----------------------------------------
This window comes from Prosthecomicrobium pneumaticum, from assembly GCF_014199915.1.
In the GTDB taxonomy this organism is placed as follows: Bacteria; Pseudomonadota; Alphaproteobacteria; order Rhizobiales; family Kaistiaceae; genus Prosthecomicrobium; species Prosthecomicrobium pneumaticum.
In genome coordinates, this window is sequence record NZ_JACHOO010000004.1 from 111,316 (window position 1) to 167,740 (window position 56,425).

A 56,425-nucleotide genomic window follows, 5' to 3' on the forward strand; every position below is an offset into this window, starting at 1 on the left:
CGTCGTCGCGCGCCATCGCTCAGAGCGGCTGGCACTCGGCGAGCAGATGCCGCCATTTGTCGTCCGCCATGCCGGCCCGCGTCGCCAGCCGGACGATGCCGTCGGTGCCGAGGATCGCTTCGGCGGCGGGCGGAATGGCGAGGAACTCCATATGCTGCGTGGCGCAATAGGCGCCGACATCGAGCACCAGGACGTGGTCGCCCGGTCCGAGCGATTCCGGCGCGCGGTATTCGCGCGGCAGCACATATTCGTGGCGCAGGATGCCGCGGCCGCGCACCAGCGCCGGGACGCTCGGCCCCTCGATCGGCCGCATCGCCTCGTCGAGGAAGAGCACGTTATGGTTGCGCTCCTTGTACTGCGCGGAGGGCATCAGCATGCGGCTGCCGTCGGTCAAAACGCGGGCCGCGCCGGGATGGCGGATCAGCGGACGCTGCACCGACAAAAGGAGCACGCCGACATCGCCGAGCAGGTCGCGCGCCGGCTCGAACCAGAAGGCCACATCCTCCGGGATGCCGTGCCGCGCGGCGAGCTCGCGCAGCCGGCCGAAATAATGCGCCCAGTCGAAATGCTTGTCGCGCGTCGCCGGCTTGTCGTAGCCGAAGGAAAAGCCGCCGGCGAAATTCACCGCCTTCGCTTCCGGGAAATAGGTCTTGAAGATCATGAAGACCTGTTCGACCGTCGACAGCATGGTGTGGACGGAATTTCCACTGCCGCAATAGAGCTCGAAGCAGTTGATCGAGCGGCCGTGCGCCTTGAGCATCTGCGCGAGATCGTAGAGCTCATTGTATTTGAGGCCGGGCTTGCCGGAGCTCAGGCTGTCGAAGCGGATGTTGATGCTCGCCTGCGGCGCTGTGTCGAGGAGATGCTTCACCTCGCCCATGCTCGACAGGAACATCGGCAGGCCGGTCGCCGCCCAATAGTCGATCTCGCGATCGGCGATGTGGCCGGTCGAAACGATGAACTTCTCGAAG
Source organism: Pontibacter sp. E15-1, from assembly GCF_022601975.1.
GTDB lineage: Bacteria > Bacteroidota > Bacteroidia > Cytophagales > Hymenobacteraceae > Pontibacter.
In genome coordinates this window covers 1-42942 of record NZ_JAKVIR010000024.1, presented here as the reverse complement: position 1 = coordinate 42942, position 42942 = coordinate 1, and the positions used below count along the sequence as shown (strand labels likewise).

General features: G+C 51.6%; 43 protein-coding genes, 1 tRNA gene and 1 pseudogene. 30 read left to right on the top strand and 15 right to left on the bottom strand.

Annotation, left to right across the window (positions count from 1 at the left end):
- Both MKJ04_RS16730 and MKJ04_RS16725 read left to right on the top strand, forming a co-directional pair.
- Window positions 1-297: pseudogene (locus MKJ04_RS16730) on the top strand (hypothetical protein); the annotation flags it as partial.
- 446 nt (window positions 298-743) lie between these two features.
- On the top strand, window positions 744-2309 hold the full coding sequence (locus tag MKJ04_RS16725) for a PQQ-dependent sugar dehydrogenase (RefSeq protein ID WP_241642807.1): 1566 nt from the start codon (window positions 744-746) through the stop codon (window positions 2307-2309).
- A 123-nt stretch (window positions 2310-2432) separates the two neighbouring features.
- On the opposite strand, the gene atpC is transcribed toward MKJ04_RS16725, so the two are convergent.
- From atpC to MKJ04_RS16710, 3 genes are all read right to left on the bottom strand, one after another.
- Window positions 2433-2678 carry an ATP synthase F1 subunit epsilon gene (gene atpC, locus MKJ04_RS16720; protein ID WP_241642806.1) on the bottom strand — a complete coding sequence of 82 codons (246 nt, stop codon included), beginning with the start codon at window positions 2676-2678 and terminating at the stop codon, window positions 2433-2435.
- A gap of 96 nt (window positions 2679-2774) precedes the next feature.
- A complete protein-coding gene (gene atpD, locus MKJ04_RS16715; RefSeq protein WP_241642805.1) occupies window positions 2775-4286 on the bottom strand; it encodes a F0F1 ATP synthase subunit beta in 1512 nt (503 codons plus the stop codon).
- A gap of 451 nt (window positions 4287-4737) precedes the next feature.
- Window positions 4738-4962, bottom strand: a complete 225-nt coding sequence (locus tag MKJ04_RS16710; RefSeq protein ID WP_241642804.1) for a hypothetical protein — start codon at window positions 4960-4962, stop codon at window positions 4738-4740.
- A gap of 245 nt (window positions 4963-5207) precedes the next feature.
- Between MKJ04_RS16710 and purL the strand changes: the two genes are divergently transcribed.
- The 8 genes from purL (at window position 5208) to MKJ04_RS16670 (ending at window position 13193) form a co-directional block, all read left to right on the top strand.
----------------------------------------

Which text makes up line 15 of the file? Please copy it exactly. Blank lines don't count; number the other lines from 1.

- A 123-nt stretch (window positions 2310-2432) separates the two neighbouring features.